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Children of Stroke and Potty Training/
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Children of Stroke and Potty Training
By Jude Roberts, Staff Writer
Stroke is among the top ten causes
of death in children. The most common types of strokes
in children are prenatal stroke (before birth),
perinatal stroke (happening around the time of birth),
and childhood stroke. Stroke in kids can be caused by
cardiac disorders, clotting disorders (blood isnít
coagulating properly), or even some types of infection.
A child who has experienced a stroke may have
difficulties with speech, language, learning, and with
physical dexterity and coordination. Also, stroke in
children is the most common cause of hemiplegia
(paralysis on the same side of the body). It is thought
that since a childís brain is still developing, that
perhaps another area of the brain will take over for the
damaged areas, enabling the child to be able to develop
normally, both physically as well as intellectually.
However, a child may still have some challenges ahead,
such as potty training, if they are still experiencing
any type of lingering paralysis.
Most parents look forward to the day when their children
will be able to go to the bathroom by themselves. Itís
not impossible for a child who has experienced a stroke
to be taught how to go potty, but it may require a
caregiver to be a little more creative and reflective.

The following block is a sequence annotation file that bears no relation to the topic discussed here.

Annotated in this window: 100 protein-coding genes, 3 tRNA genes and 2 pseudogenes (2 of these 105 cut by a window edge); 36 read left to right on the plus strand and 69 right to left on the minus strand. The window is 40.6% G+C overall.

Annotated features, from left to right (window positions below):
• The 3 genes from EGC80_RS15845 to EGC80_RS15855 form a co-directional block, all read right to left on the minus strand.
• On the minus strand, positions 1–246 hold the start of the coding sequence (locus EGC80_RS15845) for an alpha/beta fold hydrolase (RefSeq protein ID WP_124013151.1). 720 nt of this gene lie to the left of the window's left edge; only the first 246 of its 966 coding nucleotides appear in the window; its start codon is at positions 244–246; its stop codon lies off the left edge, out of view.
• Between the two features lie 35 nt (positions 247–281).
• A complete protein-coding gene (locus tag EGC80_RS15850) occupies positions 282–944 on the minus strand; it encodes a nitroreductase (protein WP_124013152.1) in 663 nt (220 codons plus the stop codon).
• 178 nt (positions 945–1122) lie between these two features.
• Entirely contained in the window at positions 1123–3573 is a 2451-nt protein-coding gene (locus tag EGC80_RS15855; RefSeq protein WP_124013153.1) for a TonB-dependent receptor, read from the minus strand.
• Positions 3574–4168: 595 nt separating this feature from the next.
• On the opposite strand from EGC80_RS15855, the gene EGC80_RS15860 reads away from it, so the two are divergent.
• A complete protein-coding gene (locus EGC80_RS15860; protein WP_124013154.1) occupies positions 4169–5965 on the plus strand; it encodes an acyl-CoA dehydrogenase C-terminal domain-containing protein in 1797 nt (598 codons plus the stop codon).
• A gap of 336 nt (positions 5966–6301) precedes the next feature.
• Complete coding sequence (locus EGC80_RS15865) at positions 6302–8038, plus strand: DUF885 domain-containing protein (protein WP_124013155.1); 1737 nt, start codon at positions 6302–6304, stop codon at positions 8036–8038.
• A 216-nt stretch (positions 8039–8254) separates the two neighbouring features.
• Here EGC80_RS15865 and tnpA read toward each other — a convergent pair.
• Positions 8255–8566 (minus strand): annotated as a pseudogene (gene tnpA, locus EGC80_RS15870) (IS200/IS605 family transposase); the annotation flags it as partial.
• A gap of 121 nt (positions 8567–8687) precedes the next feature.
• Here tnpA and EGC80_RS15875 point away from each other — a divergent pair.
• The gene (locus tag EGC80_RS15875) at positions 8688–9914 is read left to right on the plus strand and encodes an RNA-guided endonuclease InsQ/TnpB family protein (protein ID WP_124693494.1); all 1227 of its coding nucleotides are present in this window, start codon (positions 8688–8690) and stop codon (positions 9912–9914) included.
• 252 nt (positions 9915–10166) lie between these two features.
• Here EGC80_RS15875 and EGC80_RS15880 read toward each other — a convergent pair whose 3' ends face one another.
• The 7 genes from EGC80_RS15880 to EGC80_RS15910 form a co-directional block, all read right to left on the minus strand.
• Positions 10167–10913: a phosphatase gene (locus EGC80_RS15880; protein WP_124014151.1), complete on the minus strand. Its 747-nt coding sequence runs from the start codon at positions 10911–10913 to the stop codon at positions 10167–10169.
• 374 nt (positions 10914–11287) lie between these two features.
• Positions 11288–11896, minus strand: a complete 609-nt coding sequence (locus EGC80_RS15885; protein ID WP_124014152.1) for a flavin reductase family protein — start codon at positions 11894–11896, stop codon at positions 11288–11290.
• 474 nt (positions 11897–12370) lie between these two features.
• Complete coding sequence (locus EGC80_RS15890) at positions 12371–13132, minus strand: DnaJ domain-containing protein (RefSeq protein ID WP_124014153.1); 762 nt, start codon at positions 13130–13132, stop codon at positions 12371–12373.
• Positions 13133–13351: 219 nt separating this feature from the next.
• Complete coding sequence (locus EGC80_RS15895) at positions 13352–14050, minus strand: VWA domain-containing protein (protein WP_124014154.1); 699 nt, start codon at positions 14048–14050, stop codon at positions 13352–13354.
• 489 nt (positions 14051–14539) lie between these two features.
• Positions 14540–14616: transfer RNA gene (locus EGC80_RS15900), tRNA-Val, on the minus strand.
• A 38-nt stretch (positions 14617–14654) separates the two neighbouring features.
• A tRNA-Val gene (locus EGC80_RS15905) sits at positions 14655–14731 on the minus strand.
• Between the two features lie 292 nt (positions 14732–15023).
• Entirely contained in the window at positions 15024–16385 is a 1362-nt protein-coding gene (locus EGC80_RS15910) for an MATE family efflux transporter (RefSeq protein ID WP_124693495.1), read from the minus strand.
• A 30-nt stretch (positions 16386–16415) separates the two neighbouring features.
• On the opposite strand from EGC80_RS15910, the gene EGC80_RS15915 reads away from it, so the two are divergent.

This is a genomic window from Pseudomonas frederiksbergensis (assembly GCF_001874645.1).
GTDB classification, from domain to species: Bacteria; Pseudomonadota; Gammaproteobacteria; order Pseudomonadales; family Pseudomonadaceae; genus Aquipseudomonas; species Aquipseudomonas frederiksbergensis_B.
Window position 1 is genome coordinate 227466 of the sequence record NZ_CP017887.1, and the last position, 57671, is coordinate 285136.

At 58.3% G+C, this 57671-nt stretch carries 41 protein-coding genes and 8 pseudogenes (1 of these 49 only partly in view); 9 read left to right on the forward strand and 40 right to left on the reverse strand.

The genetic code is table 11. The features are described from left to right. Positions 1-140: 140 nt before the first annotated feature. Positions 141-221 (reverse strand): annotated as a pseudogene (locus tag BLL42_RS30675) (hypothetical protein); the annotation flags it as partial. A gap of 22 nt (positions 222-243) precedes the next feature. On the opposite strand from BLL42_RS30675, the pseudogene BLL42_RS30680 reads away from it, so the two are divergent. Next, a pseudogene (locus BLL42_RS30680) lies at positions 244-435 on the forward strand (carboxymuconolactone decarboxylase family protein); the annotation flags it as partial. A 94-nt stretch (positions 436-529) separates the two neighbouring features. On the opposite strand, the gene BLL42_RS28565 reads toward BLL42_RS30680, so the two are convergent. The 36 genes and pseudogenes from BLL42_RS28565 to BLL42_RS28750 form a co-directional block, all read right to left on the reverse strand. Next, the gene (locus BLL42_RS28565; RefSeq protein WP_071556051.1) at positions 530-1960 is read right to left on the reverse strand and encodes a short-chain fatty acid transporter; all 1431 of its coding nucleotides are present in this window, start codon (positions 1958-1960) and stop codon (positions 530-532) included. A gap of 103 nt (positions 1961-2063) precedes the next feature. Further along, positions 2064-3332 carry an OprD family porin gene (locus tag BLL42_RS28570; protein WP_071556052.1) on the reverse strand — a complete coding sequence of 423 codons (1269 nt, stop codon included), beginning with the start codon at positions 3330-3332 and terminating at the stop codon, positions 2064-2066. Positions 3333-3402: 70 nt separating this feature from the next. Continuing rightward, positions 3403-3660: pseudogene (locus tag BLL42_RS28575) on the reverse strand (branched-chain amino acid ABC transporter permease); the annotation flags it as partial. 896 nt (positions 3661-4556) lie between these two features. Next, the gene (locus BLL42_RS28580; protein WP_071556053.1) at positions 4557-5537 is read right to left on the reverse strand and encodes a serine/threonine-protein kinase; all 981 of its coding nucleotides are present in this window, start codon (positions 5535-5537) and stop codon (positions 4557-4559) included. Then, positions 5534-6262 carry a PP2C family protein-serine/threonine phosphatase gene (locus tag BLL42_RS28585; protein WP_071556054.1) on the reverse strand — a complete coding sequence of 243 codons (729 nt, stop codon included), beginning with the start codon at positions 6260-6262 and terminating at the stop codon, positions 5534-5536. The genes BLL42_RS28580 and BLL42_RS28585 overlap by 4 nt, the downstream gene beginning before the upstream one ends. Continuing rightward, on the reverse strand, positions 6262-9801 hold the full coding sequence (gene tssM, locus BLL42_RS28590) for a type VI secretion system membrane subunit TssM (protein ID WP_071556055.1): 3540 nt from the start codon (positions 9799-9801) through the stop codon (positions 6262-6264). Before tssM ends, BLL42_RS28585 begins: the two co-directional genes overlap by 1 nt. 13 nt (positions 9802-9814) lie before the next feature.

Before you begin potty training, consider the lack of
sensation and muscle strength that your child may have.
He or she may have difficulty controlling the muscles of
the bladder and bowels, and also may not be able to
actually feel the urge of having to go. You should
patiently help the child become aware of what this
sensation may feel like, while realizing that this will
take time and practice, and that accidents are a part of
the training process.
When you sense that there are longer dry spells between
diaper changes, and bowel movements are happening on a
more consistent basis, these signs will let you know
that the childís muscles are beginning to strengthen.
While he or she is still wearing some sort of
protection, begin helping them to practice pulling their
pants up and down. The quicker they can take off their
undergarments, the less likely it is that they will have
an unexpected accident. Children can learn to do this
with one hand by alternating from one side of the pants
to the other. Try to stay away from pants that have
zippers, buttons, or snaps. Itís best to get your child
loose-fitting, elastic waist pants, jogging or sweat
pants, which will give them the ability to get their
pants up and down more easily by themselves.